A successful hiring process is an art, and one that too many companies neglect to fully develop before diving into the world of applications and interviews. If the process is too sluggish, you might lose a great candidate. If the process is too rushed, you might end up making a mistake of epic proportions.
But how do you know if you’re using bad hiring practices?
It’s not always obvious, so don’t get down on yourself. Look for these signs that something might be wrong. Identify what you see around your hiring process.
1. You or Other Interviewers Blank on the Candidate’s Name
Look: you’re preparing to talk to someone who might be entrusted with part of the day-to-day operations of your company – take a few minutes to commit his or her name to memory. Don’t forget that your interview with the candidate is also his or her interview with you.
You’re not going to make a positive impression if you haven’t bothered to learn her name.
2. You or Other Interviewers Blank on the Interview Itself
It’s sad but true: spending 20 minutes talking to a candidate tends to fall pretty low on a busy employee’s priority list…and might fall off the list altogether.
In order to keep interviews firmly on everyone’s radar screen (and avoid bad hiring practices), you’ve got to reframe their importance in everyone’s mind. It’s only logical that choosing new members for your company’s team is a decision that has lasting (and sometimes unfortunate) consequences, but the interviews themselves tend to be seen as dismissible.
Remind your colleagues (and yourself) that there should be no higher priority than thoroughly interviewing a person with whom you might be sharing an office, microwave, and bathroom for 40 hours per week.
3. You’re Dreading the Interview
You remembered the interview! Score! But now you’re praying for a fire drill or a natural disaster so you don’t have to suffer through it.
Lucky for you, the problem here is pretty easy to diagnose: if you’re bringing in candidates you’re not excited to interview, then you’ve got a flawed screening process. No need to shove a ballpoint pen through your forearm to avoid a boring interview! Don’t be afraid to be selective during the resumé-reading and phone-screening stages, and you won’t be begging for the sweet release of a Papermate.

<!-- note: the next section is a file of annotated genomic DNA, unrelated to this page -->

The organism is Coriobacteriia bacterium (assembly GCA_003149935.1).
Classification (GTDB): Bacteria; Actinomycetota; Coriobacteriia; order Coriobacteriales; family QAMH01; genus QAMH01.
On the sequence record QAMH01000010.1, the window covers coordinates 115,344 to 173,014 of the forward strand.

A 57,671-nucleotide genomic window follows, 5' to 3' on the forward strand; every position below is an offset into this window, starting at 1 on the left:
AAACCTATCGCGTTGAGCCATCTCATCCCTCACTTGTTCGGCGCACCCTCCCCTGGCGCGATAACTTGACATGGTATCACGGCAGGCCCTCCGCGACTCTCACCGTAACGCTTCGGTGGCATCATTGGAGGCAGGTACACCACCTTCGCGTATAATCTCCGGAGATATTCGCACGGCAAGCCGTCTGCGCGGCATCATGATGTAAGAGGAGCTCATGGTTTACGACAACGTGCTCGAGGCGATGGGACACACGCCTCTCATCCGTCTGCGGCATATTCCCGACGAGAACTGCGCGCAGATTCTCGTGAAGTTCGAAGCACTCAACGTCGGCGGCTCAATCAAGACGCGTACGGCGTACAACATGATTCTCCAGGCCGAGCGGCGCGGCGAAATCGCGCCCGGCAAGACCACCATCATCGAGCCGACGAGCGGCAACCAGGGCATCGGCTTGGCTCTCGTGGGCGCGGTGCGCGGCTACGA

4. You’re Asking Questions that Should’ve Been Covered During the Phone Screen
Never underestimate the significance of the almighty phone screen. The initial phone conversation with a candidate is the ideal time to get all the basics out of the way, leaving the in-person interview free for more in-depth conversation. Also, it’s a great opportunity to get a feel for the candidate’s personality
5. You’re Using the Resumé as a Crutch
Resumés are great for facts about your candidate, but resist the urge to use it as a script. If you’re glancing down at the resumé for inspiration for every question (“Tell me a little bit about your time as editor of The Precious Moments Newsletter…”), you’re wasting everyone’s time.
When it comes down to it, you should be less interested in what they’ve done in the past and more interested in what they’ll do for you in the future. History-exclusive interview questions are pretty common examples of bad hiring practices. Try to mix your questions up, so you get a balanced picture.
6. You Feel Neutral About Whether to Hire the Candidate.
Not that the phone screen should leave you rending your garments in despair or collapsed into tears of joy, but there should at least be a few well-formed opinions present when you walk into the interview.
Remember that keeping an open mind is not the same thing as feeling neutral – a candidate may give you a reason to replace your first impressions over the course of an interview, but not really caring one way or another can lead to hiring the wrong person…or letting the right one get away.
7. You’re Unclear About the Post-Interview Process.
Having an established hiring process means knowing what the next steps are. It’s frustrating for a candidate to hear something vague like, “We’ll be in touch” at the end of an interview instead of hearing a clear-cut plan for moving forward, even if that candidate will not make it past the first interview. If you don’t have a process in place, then how do you know when you’re done recruiting? You don’t want to over-hire simply because you didn’t take the time to map out the steps of your hiring process.
So, now you tell us: What do you classify as some bad hiring practices?